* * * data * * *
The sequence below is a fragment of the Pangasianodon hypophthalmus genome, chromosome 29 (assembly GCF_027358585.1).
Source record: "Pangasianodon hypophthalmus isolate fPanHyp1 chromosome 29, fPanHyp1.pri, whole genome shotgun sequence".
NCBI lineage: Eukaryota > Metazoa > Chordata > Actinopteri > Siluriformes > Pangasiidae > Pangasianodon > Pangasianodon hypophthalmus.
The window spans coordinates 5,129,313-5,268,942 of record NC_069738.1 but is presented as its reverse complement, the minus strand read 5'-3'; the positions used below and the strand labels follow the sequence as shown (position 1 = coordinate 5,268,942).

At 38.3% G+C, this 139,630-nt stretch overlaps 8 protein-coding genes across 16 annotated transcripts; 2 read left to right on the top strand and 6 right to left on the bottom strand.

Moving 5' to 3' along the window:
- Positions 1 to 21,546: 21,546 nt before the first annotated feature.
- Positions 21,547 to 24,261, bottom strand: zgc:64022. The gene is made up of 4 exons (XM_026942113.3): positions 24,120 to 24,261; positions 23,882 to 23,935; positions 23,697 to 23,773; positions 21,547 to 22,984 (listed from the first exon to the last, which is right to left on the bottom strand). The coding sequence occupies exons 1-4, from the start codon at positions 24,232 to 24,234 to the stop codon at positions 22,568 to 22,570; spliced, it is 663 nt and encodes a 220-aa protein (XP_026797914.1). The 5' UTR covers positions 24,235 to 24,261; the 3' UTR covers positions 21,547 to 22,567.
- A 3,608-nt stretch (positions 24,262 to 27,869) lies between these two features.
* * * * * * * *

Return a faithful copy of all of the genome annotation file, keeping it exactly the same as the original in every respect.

The sequence below is a fragment of the Pangasianodon hypophthalmus genome, chromosome 29 (assembly GCF_027358585.1).
Source record: "Pangasianodon hypophthalmus isolate fPanHyp1 chromosome 29, fPanHyp1.pri, whole genome shotgun sequence".
NCBI lineage: Eukaryota > Metazoa > Chordata > Actinopteri > Siluriformes > Pangasiidae > Pangasianodon > Pangasianodon hypophthalmus.
The window spans coordinates 5,129,313-5,268,942 of record NC_069738.1 but is presented as its reverse complement, the minus strand read 5'-3'; the positions used below and the strand labels follow the sequence as shown (position 1 = coordinate 5,268,942).

At 38.3% G+C, this 139,630-nt stretch overlaps 8 protein-coding genes across 16 annotated transcripts; 2 read left to right on the top strand and 6 right to left on the bottom strand.

Moving 5' to 3' along the window:
- Positions 1 to 21,546: 21,546 nt before the first annotated feature.
- Positions 21,547 to 24,261, bottom strand: zgc:64022. The gene is made up of 4 exons (XM_026942113.3): positions 24,120 to 24,261; positions 23,882 to 23,935; positions 23,697 to 23,773; positions 21,547 to 22,984 (listed from the first exon to the last, which is right to left on the bottom strand). The coding sequence occupies exons 1-4, from the start codon at positions 24,232 to 24,234 to the stop codon at positions 22,568 to 22,570; spliced, it is 663 nt and encodes a 220-aa protein (XP_026797914.1). The 5' UTR covers positions 24,235 to 24,261; the 3' UTR covers positions 21,547 to 22,567.
- A 3,608-nt stretch (positions 24,262 to 27,869) lies between these two features.